Old Mac fans may recognize the picture in the middle.
It's "Woman Combing Her Hair," a woodcut print by Goyo Hashiguchi which is exhibited right now at Yokohama Museum of Art at their 25th Anniversary "Fascinating Japanese Woodcut Print" exhibition (ends May 25, 2014).
You recognize this picture because it was used as the face of the original Macintosh.
It was one of the first pictures to be shown at introduction of original Macintosh:
It was also used on the cover of the manual for MacPaint, of course.
FREER | SLACKER Gallery, the Smithonian's museum of Asian Art even has picture of Steve Jobs pausing on a Mac with this picture on it (according to the blog post on the gallery, Jobs visited the gallery each year):
Hashiguchi is an artist in Meiji-Taisho era and categorized as one of the Shin-Hanga artists.
Ukiyoe and other forms of woodcut prints were popular culture found in daily lives of ordinary people back in Edo-era, but as Japan enters the Meiji-era, photography, letterpress and lithography were imported and traditional Ukiyoe began to fade away after 1888.
"Shin (new) Hanga (woodcut)" is a movement to revive Ukiyoe and other form of traditional woodcut as a form of art.
Goyo Hashiguchi and Hasui Kawase are two famous Shin Hanga artists.
I heard Bill Gates is collecting the works of Hasui Kawase.
Reproduction of "Woman Combing Her Hair" on the original Mac was a work of Susan Kare; the graphic designer famous for designing most of the original Macintosh icons and fonts. According to her e-commerce site, the image was created from an early scan by Bill Atkinson.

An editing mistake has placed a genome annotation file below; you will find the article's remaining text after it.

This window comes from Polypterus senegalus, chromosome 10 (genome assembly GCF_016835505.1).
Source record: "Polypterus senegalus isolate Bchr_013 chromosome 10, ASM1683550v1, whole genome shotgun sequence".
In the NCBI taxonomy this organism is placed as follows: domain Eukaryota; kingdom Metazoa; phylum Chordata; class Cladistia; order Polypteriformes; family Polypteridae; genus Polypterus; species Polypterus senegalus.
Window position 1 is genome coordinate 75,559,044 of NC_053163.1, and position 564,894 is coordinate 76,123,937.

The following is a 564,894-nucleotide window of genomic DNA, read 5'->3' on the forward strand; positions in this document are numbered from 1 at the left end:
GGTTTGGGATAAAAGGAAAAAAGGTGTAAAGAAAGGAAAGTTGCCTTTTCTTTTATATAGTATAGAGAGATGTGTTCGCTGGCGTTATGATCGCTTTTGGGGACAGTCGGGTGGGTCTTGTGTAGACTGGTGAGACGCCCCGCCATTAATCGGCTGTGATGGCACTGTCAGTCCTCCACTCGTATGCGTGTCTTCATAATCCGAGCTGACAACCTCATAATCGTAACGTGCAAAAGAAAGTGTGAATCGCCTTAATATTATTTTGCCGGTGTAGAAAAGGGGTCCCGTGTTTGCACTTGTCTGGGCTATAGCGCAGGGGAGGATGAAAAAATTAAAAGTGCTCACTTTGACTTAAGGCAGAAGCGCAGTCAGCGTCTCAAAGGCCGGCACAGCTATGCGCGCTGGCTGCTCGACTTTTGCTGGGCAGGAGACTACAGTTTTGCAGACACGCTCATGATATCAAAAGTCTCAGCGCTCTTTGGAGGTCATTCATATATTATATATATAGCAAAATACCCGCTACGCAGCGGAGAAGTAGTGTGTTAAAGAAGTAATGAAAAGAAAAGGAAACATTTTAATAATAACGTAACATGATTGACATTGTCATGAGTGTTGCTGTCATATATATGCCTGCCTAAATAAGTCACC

I am assuming that scan technology would later become a product by Thunderware, Inc. called the Thunderscan.
As for the image used for the scan, Kare's web site says it belonged to none other than Steve Jobs.
Kare's web site is selling the poster of this picture in four different sizes.
Recently, a book about this Shin-Hanga movement with reference to Steve Jobs was published here in Japan.
It is called "最後の版元 浮世絵再興を夢みた男・渡邊庄三郎 (Shozaburo Watanabe: the Last Publisher | The Man Who Dreamed the Revival of Ukiyoe)
You can actually touch the "Woodcut" on this web-based emulator of old Macintosh:
Open it with supported web browser and wait until Mac launches.
Open the "Macitnsoh HD" by double-clicking it.
Open the "MacPaint 2.0" folder by double-clicking it.
Open the file titled "woodblock" by double-clicking, and voila!
The Exhibition at Yokohama Museum of Art runs until May 25, 2014 and is one of the biggest collections of Japanese woodcut prints.
It will show how they were used in daily lives of people in Edo Era as well as how it has evolved in more recent years.
PDF information in English
Official Web Page in Japanese